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How Does a Few Inches Equal a Thousand Miles?

By April 4, 2013Estate Planning

I heard a story once about a railroad that was transporting passengers from one side of the country to the other. The passengers went on one railcar; their luggage was on another. After making it half-way to their destination, the two railcars became separated when a switchman moved the track only a few inches. Upon the passengers arriving correctly at their destination and finding they were without luggage, it was determined that the slight shift in the track caused the luggage to arrive some thousand miles off course.

So how does this relate to estate planning in Arizona and New Mexico? There have been several times, unfortunately, when I met with a client in our Mesa, Phoenix or Scottsdale offices, and it was discovered that a minor change within their estate plan resulted in me having to inform them that the end result they sought is now “a thousand miles away”. Here are a few examples:

  • A Scottsdale client went against the instructions we gave her with respect to structuring her beneficiary designations a particular way and she instead followed the advice of her financial advisor. The end result is a few hundred thousand dollars going to a beneficiary who does not have the financial capacity to manage her financial affairs. It is expected that those funds will be depleted very rapidly – which is exactly what the client did not want to have happen.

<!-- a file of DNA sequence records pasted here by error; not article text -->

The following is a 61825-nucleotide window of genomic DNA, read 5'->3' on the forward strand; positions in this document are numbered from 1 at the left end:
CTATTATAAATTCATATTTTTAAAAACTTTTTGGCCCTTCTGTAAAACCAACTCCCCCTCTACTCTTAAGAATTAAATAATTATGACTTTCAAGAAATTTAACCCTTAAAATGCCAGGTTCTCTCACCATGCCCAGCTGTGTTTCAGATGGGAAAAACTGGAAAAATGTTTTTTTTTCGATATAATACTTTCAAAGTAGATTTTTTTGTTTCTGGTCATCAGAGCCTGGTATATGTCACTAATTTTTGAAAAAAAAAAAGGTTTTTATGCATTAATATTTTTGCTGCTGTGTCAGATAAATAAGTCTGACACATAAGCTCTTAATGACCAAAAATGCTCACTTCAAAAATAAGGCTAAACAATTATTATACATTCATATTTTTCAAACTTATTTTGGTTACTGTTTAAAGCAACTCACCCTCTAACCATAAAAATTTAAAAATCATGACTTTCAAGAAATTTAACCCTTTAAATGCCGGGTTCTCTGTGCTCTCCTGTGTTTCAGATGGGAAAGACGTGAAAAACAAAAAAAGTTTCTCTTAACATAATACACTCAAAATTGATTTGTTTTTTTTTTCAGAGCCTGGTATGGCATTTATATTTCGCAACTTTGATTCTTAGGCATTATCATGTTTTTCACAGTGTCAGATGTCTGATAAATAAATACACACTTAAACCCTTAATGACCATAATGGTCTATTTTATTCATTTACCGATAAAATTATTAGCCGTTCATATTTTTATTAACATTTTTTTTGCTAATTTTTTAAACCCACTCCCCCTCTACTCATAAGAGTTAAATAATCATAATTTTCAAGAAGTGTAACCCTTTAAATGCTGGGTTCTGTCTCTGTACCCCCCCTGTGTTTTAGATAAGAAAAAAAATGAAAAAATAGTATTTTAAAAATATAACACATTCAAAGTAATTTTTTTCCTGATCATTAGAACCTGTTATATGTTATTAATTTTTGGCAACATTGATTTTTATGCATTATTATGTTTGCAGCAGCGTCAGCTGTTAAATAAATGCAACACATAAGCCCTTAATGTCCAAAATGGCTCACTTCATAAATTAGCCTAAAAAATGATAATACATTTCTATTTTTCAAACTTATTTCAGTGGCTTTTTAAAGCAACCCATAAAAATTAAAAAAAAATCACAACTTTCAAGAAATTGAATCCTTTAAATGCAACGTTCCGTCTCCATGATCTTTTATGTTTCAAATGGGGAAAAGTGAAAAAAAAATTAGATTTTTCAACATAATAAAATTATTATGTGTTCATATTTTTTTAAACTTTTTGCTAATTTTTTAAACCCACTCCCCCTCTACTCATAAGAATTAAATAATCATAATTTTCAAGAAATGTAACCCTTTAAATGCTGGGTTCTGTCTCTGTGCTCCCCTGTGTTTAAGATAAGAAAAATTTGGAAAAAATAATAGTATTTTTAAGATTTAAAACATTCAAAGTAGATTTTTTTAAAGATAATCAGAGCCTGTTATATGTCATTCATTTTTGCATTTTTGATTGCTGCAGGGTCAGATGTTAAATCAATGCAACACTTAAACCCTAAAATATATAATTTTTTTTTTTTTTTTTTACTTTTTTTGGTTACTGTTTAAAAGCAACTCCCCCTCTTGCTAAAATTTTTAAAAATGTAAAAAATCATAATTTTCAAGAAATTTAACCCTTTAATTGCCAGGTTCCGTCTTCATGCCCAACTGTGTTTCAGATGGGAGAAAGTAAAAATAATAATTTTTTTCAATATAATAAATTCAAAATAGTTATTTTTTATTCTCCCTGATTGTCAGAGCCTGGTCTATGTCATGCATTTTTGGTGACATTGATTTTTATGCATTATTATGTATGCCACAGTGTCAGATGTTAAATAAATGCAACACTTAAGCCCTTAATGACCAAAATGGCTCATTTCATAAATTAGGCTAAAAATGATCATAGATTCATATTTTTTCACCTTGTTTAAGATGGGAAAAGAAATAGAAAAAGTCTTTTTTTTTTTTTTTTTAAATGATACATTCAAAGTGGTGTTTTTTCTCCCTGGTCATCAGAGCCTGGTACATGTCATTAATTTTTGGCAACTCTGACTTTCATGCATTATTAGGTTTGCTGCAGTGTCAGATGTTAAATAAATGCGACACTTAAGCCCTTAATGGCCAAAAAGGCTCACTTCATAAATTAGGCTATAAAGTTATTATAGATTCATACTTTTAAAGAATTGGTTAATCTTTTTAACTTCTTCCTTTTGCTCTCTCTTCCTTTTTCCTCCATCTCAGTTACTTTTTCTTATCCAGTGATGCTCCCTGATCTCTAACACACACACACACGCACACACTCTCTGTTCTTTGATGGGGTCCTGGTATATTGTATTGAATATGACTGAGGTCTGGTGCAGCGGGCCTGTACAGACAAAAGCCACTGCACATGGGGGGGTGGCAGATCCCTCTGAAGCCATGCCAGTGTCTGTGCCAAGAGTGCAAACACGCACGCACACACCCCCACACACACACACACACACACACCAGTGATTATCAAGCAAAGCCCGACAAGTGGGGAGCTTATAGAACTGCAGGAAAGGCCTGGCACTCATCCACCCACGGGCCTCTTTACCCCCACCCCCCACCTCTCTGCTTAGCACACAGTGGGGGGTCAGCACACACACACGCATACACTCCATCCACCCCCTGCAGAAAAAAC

• A Phoenix client needed to open a bank account in the name of her trust so that checks being paid from a trust asset could be deposited into the account. The client did not want to take the few minutes to do this, and ultimately removed the asset from the trust so that the checks could be deposited into her personal bank account. This resulted in the unfortunate news that the asset will have to go through probate, thus using precious time and money from the estate to go to court – which is the very thing the client wished to avoid in setting up their trust documents.
  • A Mesa client wanted to make it easier for his son to have access to his bank accounts upon the client’s demise. While there certainly are ways to accomplish what the client wanted to do, the son’s name was added to every bank account and the trust name was removed. The son was later sued and his creditors came after not only the son’s own money, but the money in the accounts that were technically owned by the client, and supposed to be owned by the trust. This was definitely what the client did not want to have happen.

We take pride in helping our clients create an estate plan that is specifically tailored to their unique situation. We also take pride in the relationship that we have with our clients that allows them to call, email, or visit us whenever they have a question about their estate plan. We want to help our clients maintain what they are seeking to do with their estate without their luggage arriving at a destination a thousand miles away. That is our job and we take pride in doing it.

MH_iphone_splashAbout Morris Hall:
At Morris Hall, we have focused our legal practice on estate planning for over 40 years.  Along with estate planning, our attorneys help clients and their families with matters of probate, trust administration, wills, power of attorneys, business planning, succession planning, legacy planning, charitable gifting and other important legal aspects.  We also have divisions in financial, real estate and accounting to help you incorporate all of your planning together, ensuring that everything works perfectly for your needs and situation. Our Arizona offices are located in Phoenix, Mesa, Scottsdale, Cave Creek, Tucson, Prescott, Flagstaff and Arrowhead.  Our New Mexico offices are located in Albuquerque, Las Cruces and Santa Fe.  Contact us today at 888.222.1328 to schedule an appointment!

This blog should be used for informational purposes only.  It does not create an attorney-client relationship with any reader and should not be construed as legal advice.  If you need legal advice, please contact an attorney in your community who can assess the specifics of your situation.

 

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